And perhaps the most noticeable change is the one I feel most conflicted about. Last time I was here, there were a huge number of beggars, mainly limbless people or really young child beggars who would grab onto your leg and hang on desperately as you walked by. On our arrival that time, we decided we would give money to every limbless beggar we saw, as their need seems so obvious and genuine. After giving to about ten in the first block from our room, we realised how unrealistic our plan was, and how overwhelming the need here really was.  Now, there are very few beggars on the street. I would like to think that the general increase in wealth and well being here has led to more orphanages and help for the needy in general, but I have a horrible feeling that it just means the government have moved them on to somewhere else, so that they don’t upset the tourists.

When Travellers J & K arrive we choose to take to the pool for the afternoon to plan the next few days. We head out late afternoon to go and catch the sunset at Angkor Wat. The passes for the temples are sold by no. of days, and the neat trick is that if you arrive at the office to buy your pass after 5pm, you get that evening for free and then get the next full three days as well.

Angkor Wat, Cambodia, 2005
Angkor Wat, Cambodia, 2005

Sunset at Angkor Wat, Cambodia.

Sunset at Angkor Wat is not going to be a bright red sky, as the sun is actually behind you, but it means the temples glow softly in the lovely evening light, so much better than the harsh light in the middle of the day. There are two large pools, man made ponds, in front of Angkor Wat, and the classic photo to get is a picture with the temple reflected in the pool.

The better photo is the one from the right hand pool. Unfortunately it has no water in it this time, so the left hand side it is, although somehow the angles just aren’t as good here. It’s also a great time to walk through the levels of the temple as most people have left already. We do a random wander until the guards chase us out. The only level not open at this time of the day is the very top (third) level.

Last time I was here I did the sunset from Phnom Bakheng but its definitely something I would only do once. It was so crowded, everyone elbowing for room, and the only nice part of the view was seeing a tiny looking Angkor Wat surrounded by jungle, in a pinkish evening glow. Its something you need to experience for yourself, but I doubt it is anyone’s highlight of their visit.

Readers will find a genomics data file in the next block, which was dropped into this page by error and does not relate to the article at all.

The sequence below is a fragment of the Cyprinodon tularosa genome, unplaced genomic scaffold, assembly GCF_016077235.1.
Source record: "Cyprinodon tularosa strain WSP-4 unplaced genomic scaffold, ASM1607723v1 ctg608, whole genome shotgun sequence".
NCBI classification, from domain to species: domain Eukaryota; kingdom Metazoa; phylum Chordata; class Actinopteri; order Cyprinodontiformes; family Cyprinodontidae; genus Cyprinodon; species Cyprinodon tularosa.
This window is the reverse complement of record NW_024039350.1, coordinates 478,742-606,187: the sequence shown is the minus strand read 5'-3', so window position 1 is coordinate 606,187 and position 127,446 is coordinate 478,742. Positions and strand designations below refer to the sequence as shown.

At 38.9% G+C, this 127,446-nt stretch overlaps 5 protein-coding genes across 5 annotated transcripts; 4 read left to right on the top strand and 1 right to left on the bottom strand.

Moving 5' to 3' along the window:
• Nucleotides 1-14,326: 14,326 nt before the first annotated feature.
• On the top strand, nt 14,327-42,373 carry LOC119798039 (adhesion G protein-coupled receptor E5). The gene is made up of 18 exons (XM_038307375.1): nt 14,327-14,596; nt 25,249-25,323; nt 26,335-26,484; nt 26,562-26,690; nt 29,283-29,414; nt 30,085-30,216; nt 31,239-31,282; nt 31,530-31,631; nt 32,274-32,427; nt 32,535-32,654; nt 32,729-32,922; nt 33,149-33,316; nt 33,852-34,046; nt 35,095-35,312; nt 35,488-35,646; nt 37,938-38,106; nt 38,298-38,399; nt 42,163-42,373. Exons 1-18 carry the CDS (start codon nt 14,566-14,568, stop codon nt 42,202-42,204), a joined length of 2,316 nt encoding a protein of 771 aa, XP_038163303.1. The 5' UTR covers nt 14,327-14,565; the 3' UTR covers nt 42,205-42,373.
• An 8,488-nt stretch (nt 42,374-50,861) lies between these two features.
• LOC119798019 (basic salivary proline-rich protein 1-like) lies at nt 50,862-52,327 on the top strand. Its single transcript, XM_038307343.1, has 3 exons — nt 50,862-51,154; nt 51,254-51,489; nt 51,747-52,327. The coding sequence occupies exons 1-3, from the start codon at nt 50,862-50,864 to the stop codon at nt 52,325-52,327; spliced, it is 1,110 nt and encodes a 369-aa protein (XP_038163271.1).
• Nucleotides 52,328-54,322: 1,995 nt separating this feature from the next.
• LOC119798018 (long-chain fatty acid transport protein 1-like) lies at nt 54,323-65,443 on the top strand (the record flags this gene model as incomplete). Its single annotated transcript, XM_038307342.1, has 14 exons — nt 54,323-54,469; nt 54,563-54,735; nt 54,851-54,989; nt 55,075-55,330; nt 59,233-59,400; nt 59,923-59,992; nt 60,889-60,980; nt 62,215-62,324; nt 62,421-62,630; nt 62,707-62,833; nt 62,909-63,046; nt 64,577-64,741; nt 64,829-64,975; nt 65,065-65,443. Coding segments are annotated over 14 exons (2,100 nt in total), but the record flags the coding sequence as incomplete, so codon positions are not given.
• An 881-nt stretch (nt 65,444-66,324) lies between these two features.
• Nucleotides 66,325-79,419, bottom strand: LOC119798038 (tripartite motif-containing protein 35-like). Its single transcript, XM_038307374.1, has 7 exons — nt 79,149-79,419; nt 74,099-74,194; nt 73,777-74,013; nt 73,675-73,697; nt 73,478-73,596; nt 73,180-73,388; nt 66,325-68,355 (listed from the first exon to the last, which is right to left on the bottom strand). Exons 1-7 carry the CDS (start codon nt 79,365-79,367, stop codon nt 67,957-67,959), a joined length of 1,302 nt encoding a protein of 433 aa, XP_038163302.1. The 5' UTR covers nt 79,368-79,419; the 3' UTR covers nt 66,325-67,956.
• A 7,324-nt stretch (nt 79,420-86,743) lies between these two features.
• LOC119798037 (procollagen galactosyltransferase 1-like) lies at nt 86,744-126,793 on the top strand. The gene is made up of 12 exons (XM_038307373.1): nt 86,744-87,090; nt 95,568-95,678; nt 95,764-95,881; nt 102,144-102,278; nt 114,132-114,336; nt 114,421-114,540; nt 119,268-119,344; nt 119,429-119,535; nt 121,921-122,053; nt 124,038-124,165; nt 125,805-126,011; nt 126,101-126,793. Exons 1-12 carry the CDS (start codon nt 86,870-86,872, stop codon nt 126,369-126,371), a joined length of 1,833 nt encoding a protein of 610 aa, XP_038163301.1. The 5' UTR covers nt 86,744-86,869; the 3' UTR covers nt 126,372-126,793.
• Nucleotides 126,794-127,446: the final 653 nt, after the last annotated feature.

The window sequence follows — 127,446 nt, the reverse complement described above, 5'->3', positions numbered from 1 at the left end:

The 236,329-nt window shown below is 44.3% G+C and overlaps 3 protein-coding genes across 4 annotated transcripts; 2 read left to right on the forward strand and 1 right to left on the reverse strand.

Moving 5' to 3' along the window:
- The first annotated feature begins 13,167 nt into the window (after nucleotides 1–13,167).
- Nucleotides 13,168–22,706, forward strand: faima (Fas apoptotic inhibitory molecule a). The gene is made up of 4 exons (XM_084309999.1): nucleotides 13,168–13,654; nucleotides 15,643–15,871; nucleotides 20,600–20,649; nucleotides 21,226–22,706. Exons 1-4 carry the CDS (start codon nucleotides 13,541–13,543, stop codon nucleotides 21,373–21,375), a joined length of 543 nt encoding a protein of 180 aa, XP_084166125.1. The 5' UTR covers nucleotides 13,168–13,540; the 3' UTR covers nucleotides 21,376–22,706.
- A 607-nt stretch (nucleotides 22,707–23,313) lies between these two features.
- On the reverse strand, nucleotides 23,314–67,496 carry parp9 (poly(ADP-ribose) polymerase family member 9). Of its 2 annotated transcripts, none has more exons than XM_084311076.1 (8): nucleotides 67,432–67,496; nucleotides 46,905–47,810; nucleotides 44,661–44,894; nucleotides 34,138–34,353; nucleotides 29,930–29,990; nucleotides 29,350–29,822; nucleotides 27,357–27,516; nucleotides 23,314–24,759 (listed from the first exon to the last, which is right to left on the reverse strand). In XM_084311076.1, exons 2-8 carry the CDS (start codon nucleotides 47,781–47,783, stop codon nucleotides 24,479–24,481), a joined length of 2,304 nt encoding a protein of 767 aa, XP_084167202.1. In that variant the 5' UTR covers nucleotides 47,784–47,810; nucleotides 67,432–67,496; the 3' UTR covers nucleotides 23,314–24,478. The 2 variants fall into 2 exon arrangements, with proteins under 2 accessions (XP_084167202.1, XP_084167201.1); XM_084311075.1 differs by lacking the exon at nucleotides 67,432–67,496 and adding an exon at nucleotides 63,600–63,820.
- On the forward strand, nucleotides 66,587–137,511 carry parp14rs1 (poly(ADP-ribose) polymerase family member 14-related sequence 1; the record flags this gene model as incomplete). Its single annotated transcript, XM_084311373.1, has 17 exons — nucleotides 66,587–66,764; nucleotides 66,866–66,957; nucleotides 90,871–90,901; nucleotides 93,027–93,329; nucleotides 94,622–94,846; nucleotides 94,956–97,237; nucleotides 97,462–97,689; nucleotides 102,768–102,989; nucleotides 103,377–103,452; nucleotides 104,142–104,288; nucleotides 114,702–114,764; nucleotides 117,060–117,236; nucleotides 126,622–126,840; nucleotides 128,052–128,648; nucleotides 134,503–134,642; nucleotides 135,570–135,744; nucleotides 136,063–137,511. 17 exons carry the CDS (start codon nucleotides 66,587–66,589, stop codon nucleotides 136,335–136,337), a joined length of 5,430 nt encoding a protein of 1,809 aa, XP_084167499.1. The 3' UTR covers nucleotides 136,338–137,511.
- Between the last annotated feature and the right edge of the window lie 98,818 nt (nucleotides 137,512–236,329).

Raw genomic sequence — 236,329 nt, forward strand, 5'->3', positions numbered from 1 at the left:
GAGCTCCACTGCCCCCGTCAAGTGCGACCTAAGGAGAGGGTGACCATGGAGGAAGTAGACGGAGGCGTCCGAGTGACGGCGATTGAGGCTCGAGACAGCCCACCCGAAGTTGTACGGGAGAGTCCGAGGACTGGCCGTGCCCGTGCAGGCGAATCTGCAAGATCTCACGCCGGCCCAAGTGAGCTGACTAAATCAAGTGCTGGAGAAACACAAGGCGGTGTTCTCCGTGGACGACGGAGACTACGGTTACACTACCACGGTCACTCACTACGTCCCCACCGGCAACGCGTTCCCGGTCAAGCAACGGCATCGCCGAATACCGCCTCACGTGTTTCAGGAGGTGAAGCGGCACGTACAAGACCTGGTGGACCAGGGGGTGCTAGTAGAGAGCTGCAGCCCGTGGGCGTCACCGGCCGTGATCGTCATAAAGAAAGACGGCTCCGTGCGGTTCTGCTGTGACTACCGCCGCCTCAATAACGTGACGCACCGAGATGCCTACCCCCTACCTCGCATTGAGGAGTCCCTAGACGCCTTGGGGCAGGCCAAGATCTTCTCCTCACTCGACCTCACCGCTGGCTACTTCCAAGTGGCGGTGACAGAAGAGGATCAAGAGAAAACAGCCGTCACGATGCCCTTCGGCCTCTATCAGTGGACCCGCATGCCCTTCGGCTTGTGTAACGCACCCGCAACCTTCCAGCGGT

Angkor Wat, Cambodia, 2010
Angkor Wat, Cambodia, 2010

Sunrise at Angkor Wat, Cambodia.

We return to Angkor Wat again before sunrise the next morning, travelling by tuk tuk (a 5am start). I find an unexpected advantage of the tuk tuk is that as it moves it creates a breeze through the open sides, which helps to slightly cut through the clingy heat – it can be more effective than the air con in a car, although rather less comfortable for a long trip. It’s another pretty but pale pastel sunrise.

Dawn is a great time to visit Angkor Wat. Although a lot of people arrive for sunrise, most head back to their hotels for breakfast without venturing into the temples themselves, and then come back later in the day, so this is relatively uncrowded in between. Instead of stopping for breakfast we grabbed pastries from one of the bakeries in town the night before, and of course plenty of water.

The temple is a huge pyramid structure, the largest religious structure in the world, if you measure it from the large moat surrounding it, which is full of water and is 1.5km by 1.3km in size. When I walked through the first gate on my first visit, I thought I was entering straight into temple buildings but I quickly realised that I was in a vast walled field surrounding the temple, with a long causeway  to the temple structure and the two large ponds on either side. The temple is a complex of terraces rising in three stories, topped by five domed towers.

Angkor Wat, Cambodia, 2010
Angkor Wat, Cambodia, 2010

Most of the structure is covered with bands of finely carved stone sculptures and bas relief carvings of exceptional detail. We explore the lower tier, following the bas relief that circumnavigates the walls of the corridor that encloses this whole level, telling Hindu fables of Vishnu is amazing detail and beauty. Once the 2nd tier opens at 7am we progress around that level, and rest in a shaded corner until tier 3 opens at 8am (we have already drunk and sweated out at least a litre of water by then).